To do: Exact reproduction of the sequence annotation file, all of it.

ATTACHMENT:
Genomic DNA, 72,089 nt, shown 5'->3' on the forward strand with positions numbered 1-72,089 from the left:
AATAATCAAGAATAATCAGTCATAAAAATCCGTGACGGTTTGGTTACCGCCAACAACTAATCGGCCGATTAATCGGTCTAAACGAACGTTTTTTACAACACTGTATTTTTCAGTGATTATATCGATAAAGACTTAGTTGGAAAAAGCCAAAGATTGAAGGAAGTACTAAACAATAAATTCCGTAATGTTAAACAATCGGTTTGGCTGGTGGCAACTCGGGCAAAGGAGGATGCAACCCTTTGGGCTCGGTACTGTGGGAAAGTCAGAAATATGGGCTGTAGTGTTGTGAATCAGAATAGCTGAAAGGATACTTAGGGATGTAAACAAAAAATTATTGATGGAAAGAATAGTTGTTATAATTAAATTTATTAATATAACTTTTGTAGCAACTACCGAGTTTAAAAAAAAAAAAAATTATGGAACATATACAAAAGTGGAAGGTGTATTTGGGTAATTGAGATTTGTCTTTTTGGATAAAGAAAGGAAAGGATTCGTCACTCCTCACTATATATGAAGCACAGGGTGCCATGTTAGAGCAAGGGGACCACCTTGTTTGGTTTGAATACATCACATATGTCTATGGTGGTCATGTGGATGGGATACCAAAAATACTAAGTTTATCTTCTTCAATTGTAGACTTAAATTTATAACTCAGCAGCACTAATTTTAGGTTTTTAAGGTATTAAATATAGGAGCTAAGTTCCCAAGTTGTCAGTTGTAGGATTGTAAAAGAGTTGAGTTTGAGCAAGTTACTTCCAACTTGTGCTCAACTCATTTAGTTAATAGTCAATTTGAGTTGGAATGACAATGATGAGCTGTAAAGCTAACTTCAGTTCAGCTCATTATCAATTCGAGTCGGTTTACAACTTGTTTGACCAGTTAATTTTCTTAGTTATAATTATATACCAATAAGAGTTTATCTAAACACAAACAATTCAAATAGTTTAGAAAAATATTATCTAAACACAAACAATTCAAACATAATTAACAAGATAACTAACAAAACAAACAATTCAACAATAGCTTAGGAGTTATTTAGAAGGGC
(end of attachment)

Genomic DNA, 72,089 nt, shown 5'->3' on the forward strand with positions numbered 1-72,089 from the left:
AATAATCAAGAATAATCAGTCATAAAAATCCGTGACGGTTTGGTTACCGCCAACAACTAATCGGCCGATTAATCGGTCTAAACGAACGTTTTTTACAACACTGTATTTTTCAGTGATTATATCGATAAAGACTTAGTTGGAAAAAGCCAAAGATTGAAGGAAGTACTAAACAATAAATTCCGTAATGTTAAACAATCGGTTTGGCTGGTGGCAACTCGGGCAAAGGAGGATGCAACCCTTTGGGCTCGGTACTGTGGGAAAGTCAGAAATATGGGCTGTAGTGTTGTGAATCAGAATAGCTGAAAGGATACTTAGGGATGTAAACAAAAAATTATTGATGGAAAGAATAGTTGTTATAATTAAATTTATTAATATAACTTTTGTAGCAACTACCGAGTTTAAAAAAAAAAAAAATTATGGAACATATACAAAAGTGGAAGGTGTATTTGGGTAATTGAGATTTGTCTTTTTGGATAAAGAAAGGAAAGGATTCGTCACTCCTCACTATATATGAAGCACAGGGTGCCATGTTAGAGCAAGGGGACCACCTTGTTTGGTTTGAATACATCACATATGTCTATGGTGGTCATGTGGATGGGATACCAAAAATACTAAGTTTATCTTCTTCAATTGTAGACTTAAATTTATAACTCAGCAGCACTAATTTTAGGTTTTTAAGGTATTAAATATAGGAGCTAAGTTCCCAAGTTGTCAGTTGTAGGATTGTAAAAGAGTTGAGTTTGAGCAAGTTACTTCCAACTTGTGCTCAACTCATTTAGTTAATAGTCAATTTGAGTTGGAATGACAATGATGAGCTGTAAAGCTAACTTCAGTTCAGCTCATTATCAATTCGAGTCGGTTTACAACTTGTTTGACCAGTTAATTTTCTTAGTTATAATTATATACCAATAAGAGTTTATCTAAACACAAACAATTCAAATAGTTTAGAAAAATATTATCTAAACACAAACAATTCAAACATAATTAACAAGATAACTAACAAAACAAACAATTCAACAATAGCTTAGGAGTTATTTAGAAGGGC